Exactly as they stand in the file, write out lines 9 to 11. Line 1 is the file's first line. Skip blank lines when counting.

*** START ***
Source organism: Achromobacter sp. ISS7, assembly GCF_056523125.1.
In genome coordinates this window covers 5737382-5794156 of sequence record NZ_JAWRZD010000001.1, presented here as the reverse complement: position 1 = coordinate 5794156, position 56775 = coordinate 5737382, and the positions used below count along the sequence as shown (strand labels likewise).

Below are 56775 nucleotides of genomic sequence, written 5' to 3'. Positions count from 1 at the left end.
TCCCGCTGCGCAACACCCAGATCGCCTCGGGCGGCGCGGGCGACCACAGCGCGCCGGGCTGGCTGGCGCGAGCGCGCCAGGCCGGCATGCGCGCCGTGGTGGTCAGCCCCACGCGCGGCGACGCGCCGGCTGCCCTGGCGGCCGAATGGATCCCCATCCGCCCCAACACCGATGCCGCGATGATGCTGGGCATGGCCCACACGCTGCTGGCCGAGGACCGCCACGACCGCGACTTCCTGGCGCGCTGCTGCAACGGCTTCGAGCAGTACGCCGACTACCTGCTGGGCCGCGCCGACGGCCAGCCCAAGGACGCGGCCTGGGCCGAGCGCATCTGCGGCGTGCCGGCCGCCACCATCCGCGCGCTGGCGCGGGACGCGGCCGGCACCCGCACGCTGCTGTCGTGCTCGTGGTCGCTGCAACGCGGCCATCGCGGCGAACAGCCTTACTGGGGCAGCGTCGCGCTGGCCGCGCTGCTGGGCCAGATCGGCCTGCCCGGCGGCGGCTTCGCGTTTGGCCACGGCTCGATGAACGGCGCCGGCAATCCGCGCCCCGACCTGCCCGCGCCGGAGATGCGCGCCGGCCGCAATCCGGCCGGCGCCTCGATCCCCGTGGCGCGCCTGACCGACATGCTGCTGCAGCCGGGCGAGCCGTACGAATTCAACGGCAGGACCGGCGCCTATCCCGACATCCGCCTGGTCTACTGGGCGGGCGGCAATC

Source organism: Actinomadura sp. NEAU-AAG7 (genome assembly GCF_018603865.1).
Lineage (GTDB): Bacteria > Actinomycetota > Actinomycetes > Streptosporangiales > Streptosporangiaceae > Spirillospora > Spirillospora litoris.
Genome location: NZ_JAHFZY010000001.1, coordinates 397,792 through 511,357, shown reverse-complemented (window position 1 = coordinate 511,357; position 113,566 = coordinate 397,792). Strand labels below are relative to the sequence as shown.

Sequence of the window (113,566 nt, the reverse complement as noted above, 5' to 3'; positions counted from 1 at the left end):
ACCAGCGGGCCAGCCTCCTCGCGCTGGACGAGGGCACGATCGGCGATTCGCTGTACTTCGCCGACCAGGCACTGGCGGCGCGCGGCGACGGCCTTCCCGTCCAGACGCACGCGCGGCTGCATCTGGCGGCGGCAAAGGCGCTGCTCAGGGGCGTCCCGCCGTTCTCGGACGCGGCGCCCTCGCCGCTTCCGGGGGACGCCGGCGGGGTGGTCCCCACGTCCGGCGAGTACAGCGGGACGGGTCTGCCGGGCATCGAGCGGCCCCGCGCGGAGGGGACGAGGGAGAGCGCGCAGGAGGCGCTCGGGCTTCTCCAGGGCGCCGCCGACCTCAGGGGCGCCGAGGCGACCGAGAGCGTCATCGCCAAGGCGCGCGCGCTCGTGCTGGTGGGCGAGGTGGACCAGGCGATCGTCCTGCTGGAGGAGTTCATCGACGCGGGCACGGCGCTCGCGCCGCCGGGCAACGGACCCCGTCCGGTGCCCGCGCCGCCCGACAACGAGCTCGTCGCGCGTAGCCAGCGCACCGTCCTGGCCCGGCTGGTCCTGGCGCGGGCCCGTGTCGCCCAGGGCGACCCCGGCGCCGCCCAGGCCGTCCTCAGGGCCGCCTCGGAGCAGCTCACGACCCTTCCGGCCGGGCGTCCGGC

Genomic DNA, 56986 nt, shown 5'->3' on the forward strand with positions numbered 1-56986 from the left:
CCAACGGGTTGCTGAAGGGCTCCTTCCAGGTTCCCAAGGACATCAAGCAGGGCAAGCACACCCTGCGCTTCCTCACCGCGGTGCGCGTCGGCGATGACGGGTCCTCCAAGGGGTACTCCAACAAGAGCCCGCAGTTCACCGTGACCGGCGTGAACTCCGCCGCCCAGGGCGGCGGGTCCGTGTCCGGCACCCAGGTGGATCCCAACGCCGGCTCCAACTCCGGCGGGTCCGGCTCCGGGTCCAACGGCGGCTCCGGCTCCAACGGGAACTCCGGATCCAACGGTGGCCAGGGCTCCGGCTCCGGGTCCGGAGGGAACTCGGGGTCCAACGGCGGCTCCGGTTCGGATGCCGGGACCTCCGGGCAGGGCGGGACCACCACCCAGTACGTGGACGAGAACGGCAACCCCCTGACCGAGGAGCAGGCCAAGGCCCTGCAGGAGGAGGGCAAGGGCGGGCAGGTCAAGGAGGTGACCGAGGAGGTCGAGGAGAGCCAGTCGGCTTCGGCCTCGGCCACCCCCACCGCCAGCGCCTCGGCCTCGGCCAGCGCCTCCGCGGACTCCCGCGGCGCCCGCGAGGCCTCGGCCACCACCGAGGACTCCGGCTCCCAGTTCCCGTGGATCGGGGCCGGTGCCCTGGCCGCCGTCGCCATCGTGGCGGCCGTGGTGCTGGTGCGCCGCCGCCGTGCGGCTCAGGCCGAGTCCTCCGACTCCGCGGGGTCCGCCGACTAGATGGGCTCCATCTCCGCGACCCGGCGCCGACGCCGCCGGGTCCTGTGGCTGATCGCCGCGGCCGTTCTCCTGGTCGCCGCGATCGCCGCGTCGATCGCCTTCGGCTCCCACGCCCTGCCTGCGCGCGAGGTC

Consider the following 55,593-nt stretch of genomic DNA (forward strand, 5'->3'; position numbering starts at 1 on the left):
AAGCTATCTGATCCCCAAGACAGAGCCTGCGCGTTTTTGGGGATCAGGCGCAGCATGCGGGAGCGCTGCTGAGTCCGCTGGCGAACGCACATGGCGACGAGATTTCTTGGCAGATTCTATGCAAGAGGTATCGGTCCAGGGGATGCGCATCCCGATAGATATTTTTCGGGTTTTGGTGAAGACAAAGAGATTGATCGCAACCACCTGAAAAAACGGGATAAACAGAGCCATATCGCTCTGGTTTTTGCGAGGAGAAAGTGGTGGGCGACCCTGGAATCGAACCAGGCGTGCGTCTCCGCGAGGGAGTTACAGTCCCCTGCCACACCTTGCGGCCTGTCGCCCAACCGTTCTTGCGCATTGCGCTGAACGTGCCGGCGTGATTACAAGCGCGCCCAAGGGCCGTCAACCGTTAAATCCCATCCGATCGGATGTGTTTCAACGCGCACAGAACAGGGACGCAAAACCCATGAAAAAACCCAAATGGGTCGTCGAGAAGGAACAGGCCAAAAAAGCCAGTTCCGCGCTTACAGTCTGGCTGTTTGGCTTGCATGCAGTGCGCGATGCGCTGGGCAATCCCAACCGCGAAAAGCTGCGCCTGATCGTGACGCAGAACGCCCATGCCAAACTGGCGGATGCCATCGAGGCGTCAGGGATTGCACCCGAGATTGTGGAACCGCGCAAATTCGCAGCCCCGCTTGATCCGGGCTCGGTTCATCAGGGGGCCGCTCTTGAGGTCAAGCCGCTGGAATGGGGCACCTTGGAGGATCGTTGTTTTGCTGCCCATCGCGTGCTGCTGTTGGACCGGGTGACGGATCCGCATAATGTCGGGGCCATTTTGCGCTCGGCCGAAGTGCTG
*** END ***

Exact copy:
ACCAGCGGGCCAGCCTCCTCGCGCTGGACGAGGGCACGATCGGCGATTCGCTGTACTTCGCCGACCAGGCACTGGCGGCGCGCGGCGACGGCCTTCCCGTCCAGACGCACGCGCGGCTGCATCTGGCGGCGGCAAAGGCGCTGCTCAGGGGCGTCCCGCCGTTCTCGGACGCGGCGCCCTCGCCGCTTCCGGGGGACGCCGGCGGGGTGGTCCCCACGTCCGGCGAGTACAGCGGGACGGGTCTGCCGGGCATCGAGCGGCCCCGCGCGGAGGGGACGAGGGAGAGCGCGCAGGAGGCGCTCGGGCTTCTCCAGGGCGCCGCCGACCTCAGGGGCGCCGAGGCGACCGAGAGCGTCATCGCCAAGGCGCGCGCGCTCGTGCTGGTGGGCGAGGTGGACCAGGCGATCGTCCTGCTGGAGGAGTTCATCGACGCGGGCACGGCGCTCGCGCCGCCGGGCAACGGACCCCGTCCGGTGCCCGCGCCGCCCGACAACGAGCTCGTCGCGCGTAGCCAGCGCACCGTCCTGGCCCGGCTGGTCCTGGCGCGGGCCCGTGTCGCCCAGGGCGACCCCGGCGCCGCCCAGGCCGTCCTCAGGGCCGCCTCGGAGCAGCTCACGACCCTTCCGGCCGGGCGTCCGGC

Genomic DNA, 56986 nt, shown 5'->3' on the forward strand with positions numbered 1-56986 from the left:
CCAACGGGTTGCTGAAGGGCTCCTTCCAGGTTCCCAAGGACATCAAGCAGGGCAAGCACACCCTGCGCTTCCTCACCGCGGTGCGCGTCGGCGATGACGGGTCCTCCAAGGGGTACTCCAACAAGAGCCCGCAGTTCACCGTGACCGGCGTGAACTCCGCCGCCCAGGGCGGCGGGTCCGTGTCCGGCACCCAGGTGGATCCCAACGCCGGCTCCAACTCCGGCGGGTCCGGCTCCGGGTCCAACGGCGGCTCCGGCTCCAACGGGAACTCCGGATCCAACGGTGGCCAGGGCTCCGGCTCCGGGTCCGGAGGGAACTCGGGGTCCAACGGCGGCTCCGGTTCGGATGCCGGGACCTCCGGGCAGGGCGGGACCACCACCCAGTACGTGGACGAGAACGGCAACCCCCTGACCGAGGAGCAGGCCAAGGCCCTGCAGGAGGAGGGCAAGGGCGGGCAGGTCAAGGAGGTGACCGAGGAGGTCGAGGAGAGCCAGTCGGCTTCGGCCTCGGCCACCCCCACCGCCAGCGCCTCGGCCTCGGCCAGCGCCTCCGCGGACTCCCGCGGCGCCCGCGAGGCCTCGGCCACCACCGAGGACTCCGGCTCCCAGTTCCCGTGGATCGGGGCCGGTGCCCTGGCCGCCGTCGCCATCGTGGCGGCCGTGGTGCTGGTGCGCCGCCGCCGTGCGGCTCAGGCCGAGTCCTCCGACTCCGCGGGGTCCGCCGACTAGATGGGCTCCATCTCCGCGACCCGGCGCCGACGCCGCCGGGTCCTGTGGCTGATCGCCGCGGCCGTTCTCCTGGTCGCCGCGATCGCCGCGTCGATCGCCTTCGGCTCCCACGCCCTGCCTGCGCGCGAGGTC